It said the strikes targeted the eastern province of Deir al-Zor, Homs in central Syria as well as contested provinces in the more populated west such as Latakia, Quneitra, Hama, Aleppo, Idlib and Deraa, as well as the fringes of Damascus.

30. Oktober 2014, 18.42 Uhr:

Internationale Angelegenheit

von Thomas von der Osten-Sacken

Der Islamische Staat ist in der Tat eine ganz internationale Angelegenheit der Umma, fast möchte man schon von einem Einwanderungsland sprechen. Sie strömen und strömen ins Kalifat, die Kämpfer, aus allen Himmelsrichtungen und  können sich dort dann auch noch auf die guten und verdienten Dienste ehemaliger baathistischer Offiziere und Geheimdienstler verlassen:

“The rate of travel into Syria [by foreign fighters] is greater than we saw into Afghanistan prior to 9/11,” Randy Blake, a senior strategic advisor in the U.S. Office of Director of National Intelligence, said Tuesday during a panel at the annual International Association of Chiefs of Police (IACP) conference in Orlando, Florida. “It’s greater than anything we’ve seen into Afghanistan, into Yemen, into Somalia, into Iraq, or anything that we’ve seen in the last 10-year period.” ‘

Blake said the number of Westerners heading to Syria to fight has risen so rapidly in recent weeks that a new law enforcement video shown at the four-day event is already out of date.

“The video said there are somewhere around 12,000 foreign fighters in Syria. We would update that number to about 16,000 foreign fighters who have traveled to Syria from over 80 countries,” Blake said, adding that roughly 2,000 of those fighters hail from Western countries – including “at least 500 from the U.K, 700 from France, 400 from Germany, and more than 100 Americans [who] have traveled, or tried to travel into Syria.”’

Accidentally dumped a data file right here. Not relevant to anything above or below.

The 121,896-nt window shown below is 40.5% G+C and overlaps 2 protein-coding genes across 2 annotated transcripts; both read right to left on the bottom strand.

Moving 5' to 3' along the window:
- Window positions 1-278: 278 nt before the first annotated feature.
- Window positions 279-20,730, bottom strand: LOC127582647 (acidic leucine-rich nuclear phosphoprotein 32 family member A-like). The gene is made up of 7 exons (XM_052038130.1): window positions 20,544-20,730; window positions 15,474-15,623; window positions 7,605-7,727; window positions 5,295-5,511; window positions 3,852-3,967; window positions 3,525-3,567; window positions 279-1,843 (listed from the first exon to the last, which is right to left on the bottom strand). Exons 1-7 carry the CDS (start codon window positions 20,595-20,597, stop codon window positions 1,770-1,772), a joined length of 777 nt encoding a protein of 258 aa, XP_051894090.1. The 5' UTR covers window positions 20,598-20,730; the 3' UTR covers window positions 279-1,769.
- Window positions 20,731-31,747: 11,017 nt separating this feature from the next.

29. Oktober 2014, 00.02 Uhr:

Islamisten Wahlverlierer

von Thomas von der Osten-Sacken

Über die Wahlen in Tunesien:

Tunisia’s Ennahda party, the first Islamist movement to secure power after the 2011 Arab spring revolts, has conceded defeat in elections that are expected to make its main secular rival the strongest force in parliament.

Official results from Sunday’s elections – the second parliamentary vote since Tunisians set off uprisings across much of the Arab world by overthrowing autocrat Zine al-Abidine Ben Ali – are still to be announced.

But a senior official at Ennahda, which ruled in a coalition until it was forced to make way for a caretaker government during a political crisis at the start of this year, acknowledged defeat by the secular Nidaa Tounes party.

“We have accepted this result and congratulate the winner,” Lotfi Zitoun, an Ennahda party official, told Reuters.

Zitoun said the party reiterated its call for a unity government, including Ennahda, in the interest of the country.

Earlier, an Ennahda source said preliminary tallies showed Nidaa Tounes had won 80 seats in the 217-member assembly, ahead of 67 secured by Ennahda. The Nidaa Tounes leader, Beji Caid Essebsi, had already said on Sunday night that there were “positive indications” his party was ahead.

Defeat is a huge setback for the Islamists of Ennahda, who headed a coalition government with two non-religious partners for more than two years after winning the election for the constituent assembly (the precursor to the new parliament) in October 2011.